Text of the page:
Hopewell City Public Schools officials signed a 12-month contract to equip buses with Wi-Fi. The program’s aim is to close the "equity gap" of access among the student population that makes education during the pandemic difficult.
(TNS) — If you see a bright, yellow school bus rolling down the streets of Hopewell in the coming weeks, do not be alarmed.
The buses will not be delivering children to schools in the middle of the COVID-19 pandemic. Instead, they will be delivering school to children, via quality Internet service.
Hopewell City Public Schools has signed a 12-month contract with Kajeet, a company based in Northern Virginia, to install wireless routers into 31 school buses with the goal of giving Internet access to homes and students that currently cannot log on. The buses will cast a wireless signal to homes within roughly a 300-foot radius.
With the new access, students without quality Internet access at home will be able to continue "distance learning" school instruction despite school closures, at no cost to them.
The program is being led by Kris Reed, the supervisor of information technology at Hopewell City Public Schools. He says the project's aim is to close the "equity gap" of access among Hopewell's student population, that makes education during the pandemic difficult.
"Equity, right now, is a huge thing. Not all kids have the same opportunities at home as other kids do," Reed said.
The routers utilize mobile networks from cellular towers, much like a smartphone. In Hopewell, they will be "piggy-backing" on Verizon wireless service.
The cost of the entire project will be around $29,000, according to Reed. However, he says that HCPS has applied for several grants related to the project, and while he does not know the exact status of the grants, he said, "it's very likely" that grant funding will completely cover the costs.
Kajeet is expected to deliver units to Hopewell by Monday, and the installation process will follow immediately. Reed said that "in a perfect world," buses would be ready to deliver access to students within a week.
Neither the locations or schedules for the placement of buses have been determined, Reed said, though they will likely be placed in densely populated areas with the highest need. HCPS will share details on locations and schedules with parents when they become available.
"We can adapt as we're going, and change and adjust on the fly," Reed said. "Once the buses are outfitted with the routers, it's just a matter of moving the buses to where we need them to be."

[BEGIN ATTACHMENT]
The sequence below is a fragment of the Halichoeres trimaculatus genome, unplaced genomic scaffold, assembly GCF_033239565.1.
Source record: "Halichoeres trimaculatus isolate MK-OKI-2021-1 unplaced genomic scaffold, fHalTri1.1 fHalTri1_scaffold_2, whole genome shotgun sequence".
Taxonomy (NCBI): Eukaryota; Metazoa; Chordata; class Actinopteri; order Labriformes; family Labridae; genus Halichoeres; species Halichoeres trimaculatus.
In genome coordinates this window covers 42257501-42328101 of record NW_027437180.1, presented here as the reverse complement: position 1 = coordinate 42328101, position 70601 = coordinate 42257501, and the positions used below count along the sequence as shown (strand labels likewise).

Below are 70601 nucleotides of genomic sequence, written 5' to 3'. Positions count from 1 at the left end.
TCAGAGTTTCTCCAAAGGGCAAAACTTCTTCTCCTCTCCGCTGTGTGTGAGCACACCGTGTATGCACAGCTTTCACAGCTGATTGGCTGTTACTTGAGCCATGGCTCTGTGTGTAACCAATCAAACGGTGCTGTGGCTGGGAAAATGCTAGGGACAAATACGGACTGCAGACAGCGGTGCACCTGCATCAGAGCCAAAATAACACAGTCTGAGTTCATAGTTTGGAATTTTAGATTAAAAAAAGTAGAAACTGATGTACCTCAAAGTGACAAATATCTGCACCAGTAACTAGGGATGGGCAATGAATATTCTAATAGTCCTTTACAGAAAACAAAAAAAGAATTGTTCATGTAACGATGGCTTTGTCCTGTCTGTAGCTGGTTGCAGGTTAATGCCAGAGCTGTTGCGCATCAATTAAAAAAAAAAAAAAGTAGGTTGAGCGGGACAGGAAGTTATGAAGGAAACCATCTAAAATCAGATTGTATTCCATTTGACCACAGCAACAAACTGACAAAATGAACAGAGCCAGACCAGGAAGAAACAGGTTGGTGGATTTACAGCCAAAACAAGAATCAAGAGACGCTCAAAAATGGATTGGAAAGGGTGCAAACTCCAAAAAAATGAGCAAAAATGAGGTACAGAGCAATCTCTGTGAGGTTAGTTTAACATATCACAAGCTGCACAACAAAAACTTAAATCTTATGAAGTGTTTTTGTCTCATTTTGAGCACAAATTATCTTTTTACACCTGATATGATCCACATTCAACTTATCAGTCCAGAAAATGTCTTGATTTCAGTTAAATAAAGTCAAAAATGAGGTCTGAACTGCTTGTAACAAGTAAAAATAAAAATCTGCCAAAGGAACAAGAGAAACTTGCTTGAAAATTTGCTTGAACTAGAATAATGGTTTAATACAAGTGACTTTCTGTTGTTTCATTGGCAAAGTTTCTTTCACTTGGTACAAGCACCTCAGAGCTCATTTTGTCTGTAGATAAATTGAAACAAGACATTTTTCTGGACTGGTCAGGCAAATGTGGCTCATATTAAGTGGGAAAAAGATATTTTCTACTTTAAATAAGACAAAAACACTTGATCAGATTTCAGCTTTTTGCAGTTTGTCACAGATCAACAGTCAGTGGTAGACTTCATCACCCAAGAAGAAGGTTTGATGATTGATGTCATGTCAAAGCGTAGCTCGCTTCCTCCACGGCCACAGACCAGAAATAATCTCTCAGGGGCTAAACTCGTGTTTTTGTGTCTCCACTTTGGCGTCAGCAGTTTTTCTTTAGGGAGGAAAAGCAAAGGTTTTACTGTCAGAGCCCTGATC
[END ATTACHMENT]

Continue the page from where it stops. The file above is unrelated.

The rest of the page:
While the need for "21st-century buses," as Reed called them, is most prescient now during the COVID-19 pandemic, HCPS is making this investment with an eye on the future as well. Once life returns to the "old normal," Reed foresees the school system using the buses to offer Internet access to students who have gathered in large numbers at sporting events, at a football game for example, or on long field trips, where coverage may have been spotty or simply non-existent before.
"While it's an incredible solution right now, that's going to help us to fill that gap and make learning online at home more equitable, it's also a good plan moving forward," he said.
The program is the next logical step in HCPS' effort to overcome the equity issues caused by the pandemic. Recently, HCPS issued 2,000 Chromebook computers to students who needed Internet-capable devices at home, about half of Hopewell's student population.
Since HCPS announced the program, it has been received with widespread support and enthusiasm. Reed said that parents have already expressed their excitement about the project, and social media posts announcing plans for the program have been circulated in high numbers, reaching nearly 10,000 people as of Friday.
"I didn't even realize what kind of stir I was going to cause," he said.
The access granted by the program will be specifically for school-related use only. Reed said that HCPS will have the ability through Kajeet's products to monitor how the access is being used, and will be able to control who is using it and for what purpose.
In other words, Reed said, students will only be able to use their new access for school work, not to stream Netflix.
"We can allow the kids what they need access to, while also limiting things that are going to be wasting data and wasting bandwidth through the routers," Reed said.
The controls HCPS has over the access will also be compliant with the Children Internet Protection Act, meaning that sites that are unsafe for children will be blocked.
"We want kids to learn and we want them to be able to access resources just like they would in school, but one of the biggest, important things is, we want them to be safe at home while they're doing it," Reed said.
The out-of-the-box thinking behind the program is all part of the culture of HCPS, Reed said.
"One of the things that we push in Hopewell is being innovative," he said. "How can we be next-level and get the students what they need outside of what people are doing traditionally? This fits that mold."
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